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2017 National League Championship Series Preview

© by Adam_sk

Considering how classic an L.A. Dodgers/Chicago Cubs playoff matchup sounds, it’s surprising how few times it’s happened.  Well, surprising until five seconds later, when you think about the Cubs history.  But after last year’s World Series win, the idea of the Cubs as Loveable Losers truly is history, except for the loveable part.  The Dodgers, on the other hand, are less loveable, despite their own now rather long run of playoff and World Series futility. This is mostly because their big stars are unknown, aloof or obnoxious, and their Manager (who is not one of their stars) has Media Issues.  But they played most of the year at a pace that would have shattered the record for most wins in a season and after a late month long dip regained that form in the NLDS easily beating a very good Arizona team.  It’s a great set up, and there will be a lot of eyes on this series.

Los Angeles Dodges Vs. Chicago Cubs

Los Angeles: Right now there is almost no bad news for the Dodgers.  They easily handled Arizona, who was possibly the second best team in the N.L. (behind L.A.) by playoff time.  They are rested and mostly healthy.  Ace Clayton Kershaw looked solid against the Diamondbacks, which is vital given his history of seriously underperforming in the post-season.  They rest of the starters are so reliable they might go four deep into the rotation, a true playoff rarity, and the relief pitching has been great.   The line-up is clicking on offense, and is at least as deep as their pitching.  It’s so deep that they can bat Yasiel Puig, who had a major bounce back year, eighth.  In fact, things are going so well for L.A. overall that they can bat Puig eighth and not even get any grief from him about it.  If you’re a Dodger fan, you need no other sign that this is your year.   

Chicago: Last year’s Feel Great story has suffered from Sequel-itis in 2017.  It’s hardly that the Cubs were bad this year, but they underperformed most of the season and then after turning it on to make the playoffs they still needed the combined Loserdom powers of Dusty Baker’s managing and the Washington Nationals, well, existence, just to squeak into this round.  Their top heavy starting pitching is out of whack, their middle relief looks very shaky, and their closer comes in ragged after a long and hard stint in their last game.  Meanwhile, the offense was non-existent the first four games against the Nats, and then had a lot of help from wild pitches and defensive blunders and needed it all in hanging on to a wild 9-8 win in game five.  On the plus side, they’re healthy and basically the same team that’s been here three years in a row and won, they have the best manager in the game right now in Joe Madden, and in a seven game series, they could still get three wins just from their top two starters, Kyle Hendricks and Jake Arietta.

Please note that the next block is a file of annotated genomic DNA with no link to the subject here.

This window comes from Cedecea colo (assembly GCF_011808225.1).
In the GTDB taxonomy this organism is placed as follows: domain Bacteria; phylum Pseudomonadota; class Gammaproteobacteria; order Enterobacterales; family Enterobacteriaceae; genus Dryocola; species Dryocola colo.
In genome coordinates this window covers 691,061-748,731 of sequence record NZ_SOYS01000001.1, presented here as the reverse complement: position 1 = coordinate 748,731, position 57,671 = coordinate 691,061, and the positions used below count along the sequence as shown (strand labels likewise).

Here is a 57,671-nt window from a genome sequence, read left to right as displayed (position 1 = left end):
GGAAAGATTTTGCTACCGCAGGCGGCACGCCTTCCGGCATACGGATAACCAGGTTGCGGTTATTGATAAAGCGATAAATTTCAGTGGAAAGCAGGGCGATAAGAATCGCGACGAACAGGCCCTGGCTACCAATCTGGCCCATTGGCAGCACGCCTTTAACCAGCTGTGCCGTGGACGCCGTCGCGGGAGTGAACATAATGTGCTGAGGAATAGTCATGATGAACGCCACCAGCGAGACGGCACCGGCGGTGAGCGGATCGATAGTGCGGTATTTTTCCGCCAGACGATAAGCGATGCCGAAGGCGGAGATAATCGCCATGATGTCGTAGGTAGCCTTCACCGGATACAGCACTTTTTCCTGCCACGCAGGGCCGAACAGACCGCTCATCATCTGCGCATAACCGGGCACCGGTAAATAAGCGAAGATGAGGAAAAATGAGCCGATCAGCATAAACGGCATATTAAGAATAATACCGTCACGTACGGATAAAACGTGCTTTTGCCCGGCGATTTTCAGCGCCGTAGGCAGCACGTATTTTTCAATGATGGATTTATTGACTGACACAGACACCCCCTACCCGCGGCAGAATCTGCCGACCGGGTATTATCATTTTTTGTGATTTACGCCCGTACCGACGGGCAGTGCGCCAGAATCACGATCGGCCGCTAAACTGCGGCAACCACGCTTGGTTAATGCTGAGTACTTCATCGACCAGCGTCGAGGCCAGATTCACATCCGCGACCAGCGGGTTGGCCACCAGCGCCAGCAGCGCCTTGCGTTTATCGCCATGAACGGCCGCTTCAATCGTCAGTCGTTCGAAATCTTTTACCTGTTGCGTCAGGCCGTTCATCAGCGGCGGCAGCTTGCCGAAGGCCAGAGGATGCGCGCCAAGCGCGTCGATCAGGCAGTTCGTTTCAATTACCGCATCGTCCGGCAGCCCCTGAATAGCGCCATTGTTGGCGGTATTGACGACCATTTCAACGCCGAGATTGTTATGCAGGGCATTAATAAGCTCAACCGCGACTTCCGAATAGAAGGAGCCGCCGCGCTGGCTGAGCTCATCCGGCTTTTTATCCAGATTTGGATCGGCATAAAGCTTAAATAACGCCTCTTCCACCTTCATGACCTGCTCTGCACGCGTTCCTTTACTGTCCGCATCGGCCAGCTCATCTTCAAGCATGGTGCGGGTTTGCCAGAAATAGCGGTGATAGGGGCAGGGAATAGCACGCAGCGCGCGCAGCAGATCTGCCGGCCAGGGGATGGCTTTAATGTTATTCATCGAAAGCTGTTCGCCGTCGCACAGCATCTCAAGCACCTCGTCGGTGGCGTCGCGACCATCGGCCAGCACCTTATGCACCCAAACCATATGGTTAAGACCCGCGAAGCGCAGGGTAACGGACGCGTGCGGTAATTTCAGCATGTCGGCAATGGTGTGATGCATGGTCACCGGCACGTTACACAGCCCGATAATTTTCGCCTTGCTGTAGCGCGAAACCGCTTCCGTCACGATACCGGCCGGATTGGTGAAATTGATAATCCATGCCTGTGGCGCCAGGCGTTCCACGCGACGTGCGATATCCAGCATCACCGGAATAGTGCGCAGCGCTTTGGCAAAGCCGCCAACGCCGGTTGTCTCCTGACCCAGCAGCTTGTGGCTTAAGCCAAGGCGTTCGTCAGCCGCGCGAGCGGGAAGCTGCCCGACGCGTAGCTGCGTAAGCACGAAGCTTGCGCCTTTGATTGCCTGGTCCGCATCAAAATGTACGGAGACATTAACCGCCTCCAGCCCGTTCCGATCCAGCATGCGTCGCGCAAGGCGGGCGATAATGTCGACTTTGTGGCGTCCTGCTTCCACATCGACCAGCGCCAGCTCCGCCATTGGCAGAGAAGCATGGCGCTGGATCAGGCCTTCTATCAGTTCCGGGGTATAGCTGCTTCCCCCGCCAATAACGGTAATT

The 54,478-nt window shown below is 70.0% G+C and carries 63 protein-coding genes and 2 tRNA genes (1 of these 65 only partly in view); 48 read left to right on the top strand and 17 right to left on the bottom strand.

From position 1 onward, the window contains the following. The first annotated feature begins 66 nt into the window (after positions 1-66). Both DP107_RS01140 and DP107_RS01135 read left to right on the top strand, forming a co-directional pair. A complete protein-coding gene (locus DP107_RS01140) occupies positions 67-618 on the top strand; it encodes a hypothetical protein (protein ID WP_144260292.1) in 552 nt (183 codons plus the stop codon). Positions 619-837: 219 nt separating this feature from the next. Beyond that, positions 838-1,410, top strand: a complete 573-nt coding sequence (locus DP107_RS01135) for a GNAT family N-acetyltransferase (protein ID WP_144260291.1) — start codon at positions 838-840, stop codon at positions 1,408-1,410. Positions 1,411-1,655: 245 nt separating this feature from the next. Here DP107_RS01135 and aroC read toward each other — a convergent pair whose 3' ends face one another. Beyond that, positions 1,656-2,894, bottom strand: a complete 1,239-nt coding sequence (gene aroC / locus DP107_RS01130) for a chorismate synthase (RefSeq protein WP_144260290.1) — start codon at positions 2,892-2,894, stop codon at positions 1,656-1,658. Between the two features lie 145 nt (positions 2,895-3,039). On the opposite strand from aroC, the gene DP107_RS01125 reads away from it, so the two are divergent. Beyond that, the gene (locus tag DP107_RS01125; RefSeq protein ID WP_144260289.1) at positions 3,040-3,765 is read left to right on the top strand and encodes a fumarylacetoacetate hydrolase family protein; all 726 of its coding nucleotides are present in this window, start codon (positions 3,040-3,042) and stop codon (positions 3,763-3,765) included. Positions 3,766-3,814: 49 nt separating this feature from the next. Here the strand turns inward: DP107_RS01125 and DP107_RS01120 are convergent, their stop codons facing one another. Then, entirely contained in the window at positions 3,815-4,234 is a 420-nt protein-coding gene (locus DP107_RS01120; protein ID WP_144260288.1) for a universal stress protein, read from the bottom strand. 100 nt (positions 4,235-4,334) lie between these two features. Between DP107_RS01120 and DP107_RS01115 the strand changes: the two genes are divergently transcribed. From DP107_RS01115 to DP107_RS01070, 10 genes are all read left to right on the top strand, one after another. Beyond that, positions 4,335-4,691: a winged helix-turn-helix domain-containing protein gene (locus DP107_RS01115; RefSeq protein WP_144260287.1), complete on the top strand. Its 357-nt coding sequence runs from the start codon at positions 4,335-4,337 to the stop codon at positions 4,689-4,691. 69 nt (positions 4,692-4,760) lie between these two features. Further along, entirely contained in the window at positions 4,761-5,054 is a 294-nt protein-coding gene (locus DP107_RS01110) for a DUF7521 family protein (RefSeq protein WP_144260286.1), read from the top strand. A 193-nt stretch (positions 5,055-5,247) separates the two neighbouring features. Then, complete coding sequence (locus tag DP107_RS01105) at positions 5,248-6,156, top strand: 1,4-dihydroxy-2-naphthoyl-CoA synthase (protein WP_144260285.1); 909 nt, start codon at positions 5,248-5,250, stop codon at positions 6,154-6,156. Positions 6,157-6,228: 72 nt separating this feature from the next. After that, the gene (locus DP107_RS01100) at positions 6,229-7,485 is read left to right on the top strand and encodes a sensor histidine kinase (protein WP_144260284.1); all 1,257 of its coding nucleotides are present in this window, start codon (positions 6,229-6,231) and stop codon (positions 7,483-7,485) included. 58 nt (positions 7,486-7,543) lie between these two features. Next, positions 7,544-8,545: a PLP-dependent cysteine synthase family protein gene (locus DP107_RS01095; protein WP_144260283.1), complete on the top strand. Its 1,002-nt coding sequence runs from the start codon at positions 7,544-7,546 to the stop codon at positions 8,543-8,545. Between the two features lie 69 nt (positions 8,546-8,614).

Prediction: Dodgers in 5.  They are at least as good on paper as the Cubs and had a much better season, and they also have home field advantage and more momentum coming into the series.  The Cubs only path is another Kershaw playoff implosion, a team wide Dodger slump, and/or games close enough to where the significant difference in Managers becomes the deciding factor.   

Lead image wikicommons media, Adam_sk

Written by Mark Lattman

Mark Lattman

Mark Lattman, graduated San Francisco State University with a degree in Child Psychology. He runs his family-owned business, a child care company, called The Baby Sitters Guild which is the oldest and largest on-call child service company in Los Angeles. He is an avid sports fan thanks to his father, who ran track for the Bruins in the 50's alongside Olympic great Rafer Johnson. After moving to the Bay Area, He became a fan of most every local team there, as tough a balancing act for any true sports fan as exists. He has won four Fantasy Football titles along with two second place finishes in the nine years he played. West Coast-centric in the teams he supports, he is grateful to have fallen asleep to the calls of four future Hall of Fame Broadcasters as a child: Vin Scully (The Dodgers), Chick Hearn (The Lakers), Dick Enberg (UCLA, The Angels), and Bob Miller (The L.A. Kings), all of whom contributed heavily to both his understanding of, and love for, sports. Mark currently resides in Culver City with Dawn, his partner of 22 years, and his cats. He has often been accused of being a Luddite, as he has never owned a cell phone and never learned to drive.

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